- Subjected to false and malicious rumours
Bullying sufficient to prove a constructive dismissal claim is rarely based on one single incident, unless the conduct on any one occasion is especially serious and in response to which inadequate action is taken by the employer.
In most cases, a claim will be based on a course of conduct that an employer has failed to address, that over a period of time and taken cumulatively could be regarded as sufficiently serious to entitle the employee to treat themself as dismissed.
This means that even minor incidents of bullying in your workplace, or behaviour that taken in isolation may not be deemed especially serious, may be enough to prove a constructive dismissal bullying claim in circumstances where you have failed to prevent or eradicate this pattern of behaviour.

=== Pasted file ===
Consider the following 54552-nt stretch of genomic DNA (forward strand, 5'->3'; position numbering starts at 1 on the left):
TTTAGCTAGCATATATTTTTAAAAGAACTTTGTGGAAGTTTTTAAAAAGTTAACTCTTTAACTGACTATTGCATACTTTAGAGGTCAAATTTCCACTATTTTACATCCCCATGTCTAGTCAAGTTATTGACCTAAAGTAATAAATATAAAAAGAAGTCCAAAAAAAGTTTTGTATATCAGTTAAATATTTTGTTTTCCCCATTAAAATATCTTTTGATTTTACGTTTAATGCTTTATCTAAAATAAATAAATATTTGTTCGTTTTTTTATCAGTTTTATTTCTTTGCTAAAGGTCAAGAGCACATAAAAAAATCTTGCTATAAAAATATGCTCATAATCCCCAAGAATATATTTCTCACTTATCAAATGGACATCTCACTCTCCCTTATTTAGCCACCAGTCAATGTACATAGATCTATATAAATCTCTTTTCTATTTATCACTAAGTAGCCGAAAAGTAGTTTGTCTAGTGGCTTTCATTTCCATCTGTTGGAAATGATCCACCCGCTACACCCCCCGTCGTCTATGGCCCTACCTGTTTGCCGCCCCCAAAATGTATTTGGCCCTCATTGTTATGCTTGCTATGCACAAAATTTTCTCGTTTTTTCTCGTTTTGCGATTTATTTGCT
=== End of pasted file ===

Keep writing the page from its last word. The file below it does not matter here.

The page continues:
What must an employee do to bring a constructive dismissal bullying claim?
For a constructive dismissal bullying claim to succeed, an employee will need to show that the conduct complained of goes to the very root of the employment relationship. As their employer, where you are not directly responsible for the bullying itself, the employee will need to show that you failed to take reasonable steps to protect them to such a degree that it made their position at work wholly untenable and impossible for them to continue working for you.
Very often, this can come down to the timing of their resignation. If an employee waits too long to resign after the course of conduct complained of, you may be able to argue that they have accepted or waived the alleged breach of contract. Any delay may also highlight other possible reasons for the employee’s decision to resign.
However, where an employee has first lodged an internal grievance, and the matter has not been satisfactorily resolved in response, especially where the bullying behaviour is still continuing, any claim for constructive dismissal is unlikely to be affected by any delay in their resignation directly resulting from following your formal grievance procedures.